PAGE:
There are notable Jewish individuals like Richard Falk, the UN rapporteur, who do not let such biases get in their way and describe Palestinian suffering in more striking detail and with far more courage than very many other Americans or Europeans would.

      • Woody Tanaka
        June 17, 2014, 4:56 pm

        I think one would have to be a fool to think that there is not a significant chance that on average Jewish people will not favor Israel or to think well of it, but you can’t say that any particular individual will feel that way simply because he or she is Jewish.

        But I also don’t think it much matters, because I think that the larger issue is that Israel is perceived as a Western, even a “European” country, and if history is any guide, the Western media and political elites are more than happy to frame disputes concerning such countries in ways that countries outside of that “club” don’t merit. I think that’s the key problem.

      • W.Jones
        June 17, 2014, 8:02 pm

        W.Tanaka,

        Your first paragraph is correct.

        Your second one deserves closer analysis. Mussolini headed a western Italy, yet its conquest of Ethiopia and Africa, I tend to think, was not viewed favorably. Likewise, “Western” Germany’s advances over its “Eastern” neighbors was viewed negatively. Political elites in the US also took a negative view of western countries’ invasion of “Eastern” Russia in the Crimean War. Why? Because of the array of alliances and competitors.

        Were the US to be closely allied with Middle Eastern oil producers for, say, economic reasons, and were the Israeli state to more independent of the US, those elites might take a less positive view of it. Take for example Eisenhower’s opposition to the Israeli war on Suez. Thus, a key factor is not so much whether a country is western as whether the two countries are allies.

        At this point it is a good question: Why is there such a close alliance with the State? Is it simply because of the many benefits that the state brings? Perhaps that is also a discussion meriting more thought?

      • Woody Tanaka
        June 18, 2014, 10:08 am

        You raise some interesting points, but I think that Hitler’s Germany and Mousolini’s Italy prove the rule because there was the definite charge that those states’s ideologies and operating principles were the rejection of Western Civilization. Nevertheless, I think that the status of the state as being “Western” is one that does occur, but I should have phrased it in a way to suggest it as one factor rather than THE factor.

      • W.Jones
        June 18, 2014, 12:48 pm

        I don’t have any argument with what you are saying W.Tanaka, except that I doubt the Axis counted as a rejection of Western power. But that is not really one of the main issues we are discussing.

        By the way, I like a lot of your posts.

  5. just
    June 16, 2014, 3:19 pm

    Gak.

    Is this how the NYT tries to appear relevant? A parade of dangerous fools? Lauding these terrible ‘experts’– those whose agenda remains the PNAC nightmare that they never really shelved.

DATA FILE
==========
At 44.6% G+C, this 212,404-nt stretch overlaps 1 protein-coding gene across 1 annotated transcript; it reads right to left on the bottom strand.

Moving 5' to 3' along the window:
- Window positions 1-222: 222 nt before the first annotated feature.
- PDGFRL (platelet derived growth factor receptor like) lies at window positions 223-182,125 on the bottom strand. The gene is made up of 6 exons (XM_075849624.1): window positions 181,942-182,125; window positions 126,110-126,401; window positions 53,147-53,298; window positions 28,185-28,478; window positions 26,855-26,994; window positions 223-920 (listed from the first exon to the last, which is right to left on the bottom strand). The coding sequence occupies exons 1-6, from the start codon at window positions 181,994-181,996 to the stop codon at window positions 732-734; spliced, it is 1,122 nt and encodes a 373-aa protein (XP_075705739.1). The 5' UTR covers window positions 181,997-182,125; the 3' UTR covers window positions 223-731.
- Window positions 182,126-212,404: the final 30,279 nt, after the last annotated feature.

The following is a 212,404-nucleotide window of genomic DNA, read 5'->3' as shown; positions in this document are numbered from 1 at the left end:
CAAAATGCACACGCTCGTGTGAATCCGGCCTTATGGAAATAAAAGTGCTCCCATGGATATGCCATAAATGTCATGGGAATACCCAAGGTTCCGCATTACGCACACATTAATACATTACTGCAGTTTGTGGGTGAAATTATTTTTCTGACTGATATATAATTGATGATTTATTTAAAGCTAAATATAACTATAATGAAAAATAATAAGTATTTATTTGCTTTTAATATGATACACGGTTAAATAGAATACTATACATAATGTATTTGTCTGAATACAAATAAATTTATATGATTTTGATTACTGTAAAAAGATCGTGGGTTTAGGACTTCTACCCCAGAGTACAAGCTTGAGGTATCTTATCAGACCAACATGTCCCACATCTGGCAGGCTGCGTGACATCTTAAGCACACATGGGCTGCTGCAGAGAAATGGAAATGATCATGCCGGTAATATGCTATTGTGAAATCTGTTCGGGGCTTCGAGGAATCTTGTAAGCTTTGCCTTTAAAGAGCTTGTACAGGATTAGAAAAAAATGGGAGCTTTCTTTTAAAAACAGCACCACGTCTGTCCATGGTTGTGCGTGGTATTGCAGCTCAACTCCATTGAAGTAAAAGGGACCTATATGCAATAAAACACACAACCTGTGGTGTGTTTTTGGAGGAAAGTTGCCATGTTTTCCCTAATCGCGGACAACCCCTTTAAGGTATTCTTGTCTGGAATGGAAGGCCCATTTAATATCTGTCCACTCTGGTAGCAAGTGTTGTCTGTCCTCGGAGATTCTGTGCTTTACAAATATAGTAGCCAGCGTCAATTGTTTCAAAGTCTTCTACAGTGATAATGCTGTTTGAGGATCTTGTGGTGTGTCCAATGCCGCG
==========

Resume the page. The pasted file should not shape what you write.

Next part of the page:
Friedman, Blair, Kagan, Kristol– all Islamophobes. When will we hear from Pipes/Cheney/Wolfowitz/Rice and Rumsfeld?

    (I ran out of steam– there are simply too many to list).

  6. chet
    June 16, 2014, 3:21 pm

    Scene — a NYT editors meeting re a response to the Kagan article.

    Editor A – “Who are we going to use for Kagan?”

    Editor B – “We’ve got Horowitz – that guy we hired from WaPo – obviously he’s drunk the neo-con koolaid so he can be expected to “accentuate the positive” and “eliminate the negative” …

    Editor C – “And there’s the added bonus that he won’t make any unfortunate references to the Kagan connection to PNAC and its involvement in pushing the Iraq war on behalf of Israel”.

    Senior Editor – “Done. The perfect choice”.

  7. Feathers
    June 16, 2014, 3:29 pm

    C Span is one barometer I use.

    Last week C Span Washington Journal gave a microphone to Michael Rubin, then Kimberley (Mrs. Fred) Kagan, who discussed ISIS in Iraq and proposed US reactions.

    Callers to C Span are becoming emboldened. During the Kagan appearance, one caller said, “How about a different perspective from these neocons who got us into the mess in the first place? We’d like to see Juan Cole, from University of Michigan…”

    Low and behold, this morning Washington Journal hosted Hillary Mann Leverett.

    She was brilliant, as usual — fortune favors a prepared mind; she did not lose her composure when a caller from Florida said, “How can you suggest working with Iran when Iran has sworn —sworn to destroy Israel!” Leverett calmly and intelligently refuted the assertions of another caller that US military intervention has consistently been “a force for good,” and turned that claim into an endorsement of the key thesis of Hillary and husband Flynt Leverett’s recent book, Going to Tehran: Why the US Must Come to Terms with the Islamic Republic of Iran; namely, that US leaders must follow Nixon’s footsteps in going to China in 1972.

    Mann Leverett took advantage of an opportunity to gently disparage (without naming them) “experts” who have never been to the countries they pronounce upon, in contrast to her own experiences as a student in Egypt, a scholar, and a foreign service officer who has actually sat face to face and listened to what the Other Side had to say. She called those faux experts “not only counterproductive but dangerous.”

  8. American
    June 16, 2014, 3:47 pm